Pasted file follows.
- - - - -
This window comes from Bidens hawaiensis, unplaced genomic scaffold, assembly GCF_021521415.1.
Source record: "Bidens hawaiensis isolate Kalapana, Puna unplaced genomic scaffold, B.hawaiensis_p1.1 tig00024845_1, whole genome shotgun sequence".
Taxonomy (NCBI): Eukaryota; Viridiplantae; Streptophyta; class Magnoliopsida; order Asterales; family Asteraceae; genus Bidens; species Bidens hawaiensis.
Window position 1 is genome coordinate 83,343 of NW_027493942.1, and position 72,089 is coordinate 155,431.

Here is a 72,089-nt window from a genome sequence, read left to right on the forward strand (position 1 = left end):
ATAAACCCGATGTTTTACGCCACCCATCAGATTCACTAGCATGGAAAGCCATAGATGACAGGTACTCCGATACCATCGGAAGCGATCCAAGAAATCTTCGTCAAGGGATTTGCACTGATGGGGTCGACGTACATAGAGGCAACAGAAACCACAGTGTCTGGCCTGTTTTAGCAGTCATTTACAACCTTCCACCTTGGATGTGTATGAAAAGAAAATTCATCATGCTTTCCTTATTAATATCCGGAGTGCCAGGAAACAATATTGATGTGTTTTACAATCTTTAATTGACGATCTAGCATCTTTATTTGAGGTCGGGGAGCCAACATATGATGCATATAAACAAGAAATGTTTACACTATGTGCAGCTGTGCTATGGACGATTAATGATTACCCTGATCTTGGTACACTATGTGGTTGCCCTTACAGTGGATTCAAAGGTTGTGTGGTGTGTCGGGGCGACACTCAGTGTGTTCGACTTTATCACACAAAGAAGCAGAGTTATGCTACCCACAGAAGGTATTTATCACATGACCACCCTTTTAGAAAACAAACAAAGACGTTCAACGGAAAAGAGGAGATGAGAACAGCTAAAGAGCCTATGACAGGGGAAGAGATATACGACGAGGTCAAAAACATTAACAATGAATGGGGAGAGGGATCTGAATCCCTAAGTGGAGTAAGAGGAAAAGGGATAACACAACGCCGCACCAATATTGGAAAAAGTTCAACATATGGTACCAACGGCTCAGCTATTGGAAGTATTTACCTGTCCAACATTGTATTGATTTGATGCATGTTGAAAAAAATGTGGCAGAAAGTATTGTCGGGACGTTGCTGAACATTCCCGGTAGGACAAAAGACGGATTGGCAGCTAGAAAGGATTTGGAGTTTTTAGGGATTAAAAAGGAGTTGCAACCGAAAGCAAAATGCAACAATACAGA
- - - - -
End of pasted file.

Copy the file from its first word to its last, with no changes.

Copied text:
This window comes from Bidens hawaiensis, unplaced genomic scaffold, assembly GCF_021521415.1.
Source record: "Bidens hawaiensis isolate Kalapana, Puna unplaced genomic scaffold, B.hawaiensis_p1.1 tig00024845_1, whole genome shotgun sequence".
Taxonomy (NCBI): Eukaryota; Viridiplantae; Streptophyta; class Magnoliopsida; order Asterales; family Asteraceae; genus Bidens; species Bidens hawaiensis.
Window position 1 is genome coordinate 83,343 of NW_027493942.1, and position 72,089 is coordinate 155,431.

Here is a 72,089-nt window from a genome sequence, read left to right on the forward strand (position 1 = left end):
ATAAACCCGATGTTTTACGCCACCCATCAGATTCACTAGCATGGAAAGCCATAGATGACAGGTACTCCGATACCATCGGAAGCGATCCAAGAAATCTTCGTCAAGGGATTTGCACTGATGGGGTCGACGTACATAGAGGCAACAGAAACCACAGTGTCTGGCCTGTTTTAGCAGTCATTTACAACCTTCCACCTTGGATGTGTATGAAAAGAAAATTCATCATGCTTTCCTTATTAATATCCGGAGTGCCAGGAAACAATATTGATGTGTTTTACAATCTTTAATTGACGATCTAGCATCTTTATTTGAGGTCGGGGAGCCAACATATGATGCATATAAACAAGAAATGTTTACACTATGTGCAGCTGTGCTATGGACGATTAATGATTACCCTGATCTTGGTACACTATGTGGTTGCCCTTACAGTGGATTCAAAGGTTGTGTGGTGTGTCGGGGCGACACTCAGTGTGTTCGACTTTATCACACAAAGAAGCAGAGTTATGCTACCCACAGAAGGTATTTATCACATGACCACCCTTTTAGAAAACAAACAAAGACGTTCAACGGAAAAGAGGAGATGAGAACAGCTAAAGAGCCTATGACAGGGGAAGAGATATACGACGAGGTCAAAAACATTAACAATGAATGGGGAGAGGGATCTGAATCCCTAAGTGGAGTAAGAGGAAAAGGGATAACACAACGCCGCACCAATATTGGAAAAAGTTCAACATATGGTACCAACGGCTCAGCTATTGGAAGTATTTACCTGTCCAACATTGTATTGATTTGATGCATGTTGAAAAAAATGTGGCAGAAAGTATTGTCGGGACGTTGCTGAACATTCCCGGTAGGACAAAAGACGGATTGGCAGCTAGAAAGGATTTGGAGTTTTTAGGGATTAAAAAGGAGTTGCAACCGAAAGCAAAATGCAACAATACAGA